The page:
*The author is a professor of political science at Seoul National University.
I like to imagine a world in which no online comments sections exist, because reading comments about my columns can make me extremely upset. Comments will soon be dangling below this column on the JoongAng Ilbo’s internet site, Naver and Daum, like misshapen apples on a tree.
As a columnist, such openness can be extremely uncomfortable. The final word on my column won’t be the last sentence I write, but some nasty comment posted beneath it. When I see, “Don’t be such an ass!” beneath a column that took my pains to write, my heart sinks. The fact that the comments are anonymous should make them easier to take, but it doesn’t.
In an exhibition, no notepad for doodlers is mounted next to a painting. When someone is singing enthusiastically onstage, people aren’t encouraged to interrupt with their own songs. The coexistence of articles and comments in Korea’s media and portal sites are a very special phenomenon.
The internet spreads news fast and wide and also offers communication from consumers to producers. From a political science point of view, comments are a platform of participation through which information consumers discuss and debate. From the point of view of economics, participation is a hot commodity. Comments invite more comments, recommendations invite more recommendations. A business model arose for which comments, not the main posting, pull in customers. The unique commenting system in Korea is at the crossroad of democracy and commerce.
Thus, it is not that important who Druking was supporting, as he had special software and fake accounts to manipulate public opinion, or whose money paid for his work. In all elections, fixers who brag about their influence exist. They always try to find expedients and no candidate is able to stop them at once. If they employ illegal means, they must be punished, and that remains the same whether the crimes are committed online or off. The following are fundamental questions we must seriously ask ourselves about online comments.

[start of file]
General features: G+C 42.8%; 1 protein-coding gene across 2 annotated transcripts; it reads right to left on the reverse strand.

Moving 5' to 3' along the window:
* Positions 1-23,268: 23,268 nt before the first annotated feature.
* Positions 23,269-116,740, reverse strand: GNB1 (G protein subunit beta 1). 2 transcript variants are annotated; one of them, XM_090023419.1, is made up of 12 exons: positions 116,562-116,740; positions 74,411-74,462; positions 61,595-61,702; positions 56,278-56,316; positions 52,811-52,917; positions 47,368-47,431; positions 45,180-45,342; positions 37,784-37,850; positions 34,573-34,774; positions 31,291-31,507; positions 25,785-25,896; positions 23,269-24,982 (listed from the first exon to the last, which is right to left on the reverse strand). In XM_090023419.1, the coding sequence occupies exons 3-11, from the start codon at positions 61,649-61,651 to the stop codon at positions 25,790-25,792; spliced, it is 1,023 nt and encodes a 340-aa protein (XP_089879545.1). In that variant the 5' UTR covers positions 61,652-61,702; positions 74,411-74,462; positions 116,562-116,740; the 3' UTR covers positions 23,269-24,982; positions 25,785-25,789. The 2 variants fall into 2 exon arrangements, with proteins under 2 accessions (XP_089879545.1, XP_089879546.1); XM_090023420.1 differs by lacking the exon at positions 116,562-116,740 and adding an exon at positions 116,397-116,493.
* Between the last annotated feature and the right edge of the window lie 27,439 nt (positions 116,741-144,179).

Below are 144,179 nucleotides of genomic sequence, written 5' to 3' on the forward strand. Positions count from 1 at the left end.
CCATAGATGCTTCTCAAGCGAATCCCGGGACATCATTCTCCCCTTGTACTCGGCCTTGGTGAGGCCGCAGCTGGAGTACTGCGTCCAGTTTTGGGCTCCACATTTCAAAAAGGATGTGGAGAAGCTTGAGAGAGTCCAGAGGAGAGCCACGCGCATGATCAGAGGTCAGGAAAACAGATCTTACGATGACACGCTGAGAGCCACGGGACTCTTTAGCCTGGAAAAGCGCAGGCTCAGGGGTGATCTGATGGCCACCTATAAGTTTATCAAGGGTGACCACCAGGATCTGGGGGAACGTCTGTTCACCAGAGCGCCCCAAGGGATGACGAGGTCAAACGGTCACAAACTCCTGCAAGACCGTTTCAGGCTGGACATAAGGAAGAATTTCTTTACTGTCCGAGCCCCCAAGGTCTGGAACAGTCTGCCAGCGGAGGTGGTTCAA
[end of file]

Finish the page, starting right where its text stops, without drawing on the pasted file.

First, do the current laws, including the election law, have the ability to regulate online political activities? Furthermore, is it appropriate to regulate them? For example, who can judge based on what standard whether an action was meant to “distort and misguide public opinion”? Who will decide what a “righteous” opinion is? If people gathering to declare their support for a candidate is not against the law, what are the grounds to say that posting similar comments on an issue is illegal? In any case, the election law, which already regulates elections excessively, must not infringe upon freedom of speech in cyberspace.
Second, are the operators of the comments sections capable of self-correction? More comments, likes and page views are linked to larger profits, which may inevitably fuel distortion by portal sites and media companies? The politicians and media are presenting a solution of “outlinks” to resolve current problems. This is not a resolution, but a way to avoid problems. We must think together about how we can operate the system more transparently by making the beneficiaries pay for the burdens and how we can make them pay for social responsibilities if they fail to operate the system transparently.
The third and the most fundamental question is whether the commenting system, despite all the problems, is worth being protected or not. As I have said above, it is true that comments, whether they are legal or not, often obstruct serious political discussions and deliberations. And it is not a surprise to see some suggestions that comment sections must be closed completely.
But can we live in a world without comment sections? Are we ready to give up a few, piercing insights from anonymous neighbors among the hundreds of ugly apples? Most of all, it was those comments that finally allowed us to understand that democracy is not a system of protecting one beautiful apple but a system of keeping all of the hundreds of ugly apples.
JoongAng Ilbo, April 27, Page 35